2.1. Theories of Innovation

The Schumpeterian Theory of Innovation views innovation as the rejuvenation of the natural progression of the product life cycle (Schumpeter [22] ). Products move through a product life cycle with high initial sales as the product gains market acceptance, flat sales as the product matures, and decline in sales and costs leading ultimately to obsolescence. Innovation disrupts this process with a new product with its own life cycle. In this respect, innovation is the production of a succession of new products. A related issue is that of cost. Given that each new product has an independent life cycle, it generates its own long run average cost curve which may or may not reach an optimal minimum over the life of the product. Any forecast of long-run average cost must be based on the cost of factor inputs, which if changing, would cause long run average costs to vary in the same direction as sales. For the computer industry, the falling price of hardware may be translated into declining long-run average costs, so that one measure of corporate efficiency would be the ability to contain costs or maintain reductions in cost of goods sold.

Barnett [23] set forth that innovations are a progression of ideas that are continuously adapted so that they represent successive socio-cultural change. In the microcomputer industry, personal computers became cheaper and lightweight. Yet, their stationary nature did not serve the purpose of mobile computing which was met initially by laptops followed by tablets. The linear model consisted of the successive changes to the personal computer in a sequence from R&D to production engineering to marketing, while the shift to mobile computing assumed a nonlinear form in an alternate sequence from marketing to R&D to production engineering. Nonlinear models underscore the uncertainties in the production process (Rosenberg [24] ) and perceive innovation as a cluster of new products rather than a single product line (Storper [25] ). The firm becomes a learning organization, with interaction among human elements resulting in systems of innovation (Lundvall [26] ). Johnson et al. [27] coined the term disruptive innovation to describe the impact of some of the new products sold by technology-intensive firms. He set forth that they offered a new set of attributes which could only be valued by emerging markets separate from mainstream markets. Johnson et al. [27] felt that such disruptive innovations are frequently overlooked as new markets may not have the profit margins to provide acceptable growth rates to established firms. The integration of such innovation into mainstream product development could improve the economic returns of the firm, the main challenge being management’s acceptance of the benefits of investing in disruptive innovations. The replacement of certain personal computers by smartphones and tablets is an example of low-end disruption. PC customers, at one time were satisfied with minimal functions for word processing, data processing and Internet access using wired systems. The disruption emanated from smartphones which performed all of these functions through wireless networks in a mobile computing environment. These additional product features resulted in the PC being relegated to shrinking markets, while smartphones moved up market with increasing profit margins.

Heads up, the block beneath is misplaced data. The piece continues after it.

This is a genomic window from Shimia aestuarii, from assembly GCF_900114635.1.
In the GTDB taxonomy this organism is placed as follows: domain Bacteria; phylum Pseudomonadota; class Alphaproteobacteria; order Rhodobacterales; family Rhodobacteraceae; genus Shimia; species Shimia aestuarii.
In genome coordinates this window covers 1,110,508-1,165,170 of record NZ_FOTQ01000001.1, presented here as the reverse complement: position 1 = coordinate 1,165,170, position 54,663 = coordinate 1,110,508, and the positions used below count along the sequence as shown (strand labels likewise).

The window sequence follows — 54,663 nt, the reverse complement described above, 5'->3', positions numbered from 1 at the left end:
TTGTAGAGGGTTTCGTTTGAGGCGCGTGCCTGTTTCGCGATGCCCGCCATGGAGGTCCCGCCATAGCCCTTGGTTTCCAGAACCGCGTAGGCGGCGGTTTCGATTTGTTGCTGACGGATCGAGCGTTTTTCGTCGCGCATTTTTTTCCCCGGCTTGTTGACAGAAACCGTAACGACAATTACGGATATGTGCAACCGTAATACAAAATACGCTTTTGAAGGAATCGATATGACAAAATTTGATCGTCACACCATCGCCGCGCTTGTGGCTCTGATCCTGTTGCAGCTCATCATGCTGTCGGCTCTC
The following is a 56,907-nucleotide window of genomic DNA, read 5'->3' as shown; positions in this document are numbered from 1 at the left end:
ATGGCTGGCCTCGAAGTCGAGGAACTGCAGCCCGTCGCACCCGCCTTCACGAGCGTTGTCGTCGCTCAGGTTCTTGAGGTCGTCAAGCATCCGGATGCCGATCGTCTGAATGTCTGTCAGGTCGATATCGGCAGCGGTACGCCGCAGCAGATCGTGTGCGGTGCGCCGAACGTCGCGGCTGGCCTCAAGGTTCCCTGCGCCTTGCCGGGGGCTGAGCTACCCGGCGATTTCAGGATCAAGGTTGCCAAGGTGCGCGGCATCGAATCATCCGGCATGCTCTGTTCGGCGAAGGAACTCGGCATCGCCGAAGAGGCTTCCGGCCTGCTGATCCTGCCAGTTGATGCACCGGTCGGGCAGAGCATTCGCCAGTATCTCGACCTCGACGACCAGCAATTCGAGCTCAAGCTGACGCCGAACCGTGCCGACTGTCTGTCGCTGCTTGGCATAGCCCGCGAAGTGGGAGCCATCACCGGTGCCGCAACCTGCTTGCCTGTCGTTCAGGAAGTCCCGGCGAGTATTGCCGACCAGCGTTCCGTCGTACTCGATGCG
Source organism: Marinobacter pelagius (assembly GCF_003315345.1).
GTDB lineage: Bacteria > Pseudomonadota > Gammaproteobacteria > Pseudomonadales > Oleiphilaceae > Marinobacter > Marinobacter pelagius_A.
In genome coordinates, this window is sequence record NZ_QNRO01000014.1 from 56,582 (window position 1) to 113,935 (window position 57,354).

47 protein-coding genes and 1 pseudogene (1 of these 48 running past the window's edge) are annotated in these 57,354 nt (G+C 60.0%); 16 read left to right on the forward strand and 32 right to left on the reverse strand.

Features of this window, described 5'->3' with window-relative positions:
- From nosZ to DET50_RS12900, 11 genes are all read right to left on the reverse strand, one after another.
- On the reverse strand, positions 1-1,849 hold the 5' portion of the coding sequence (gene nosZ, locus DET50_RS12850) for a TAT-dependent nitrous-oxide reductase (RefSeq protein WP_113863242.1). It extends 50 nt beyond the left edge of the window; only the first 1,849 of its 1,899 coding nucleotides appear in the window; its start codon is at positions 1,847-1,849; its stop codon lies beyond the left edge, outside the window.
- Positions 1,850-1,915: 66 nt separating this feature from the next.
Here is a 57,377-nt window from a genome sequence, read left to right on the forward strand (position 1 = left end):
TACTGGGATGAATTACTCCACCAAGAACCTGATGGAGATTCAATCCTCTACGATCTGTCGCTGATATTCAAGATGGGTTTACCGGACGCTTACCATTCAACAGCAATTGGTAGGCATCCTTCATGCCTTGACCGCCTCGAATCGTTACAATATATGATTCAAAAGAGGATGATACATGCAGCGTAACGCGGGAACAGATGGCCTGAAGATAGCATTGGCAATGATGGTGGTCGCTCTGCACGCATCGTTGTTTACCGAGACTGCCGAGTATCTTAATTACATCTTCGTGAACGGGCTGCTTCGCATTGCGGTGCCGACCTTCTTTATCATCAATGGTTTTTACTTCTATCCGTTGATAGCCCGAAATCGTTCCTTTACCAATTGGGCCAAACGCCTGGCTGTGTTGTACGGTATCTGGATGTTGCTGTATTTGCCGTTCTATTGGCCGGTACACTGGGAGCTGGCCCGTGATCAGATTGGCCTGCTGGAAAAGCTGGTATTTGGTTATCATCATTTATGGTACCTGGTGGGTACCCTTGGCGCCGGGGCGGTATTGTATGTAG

2.2. Firm Size

In successive studies, firm size has been found to be the most powerful determinant of CEO compensation explaining up to 30% of the variation in CEO pay in both publicly-held and privately-owned firms. In a seminal paper, Murphy [28] declared, …”the best documented stylized fact regarding CEO pay; CEO pay is higher at larger firms,” (Murphy [28] ). Tosi et al. [29] provide the rationale for the importance of firm size setting forth that increasing size reduces risk and provides an alternate performance criterion to financial performance.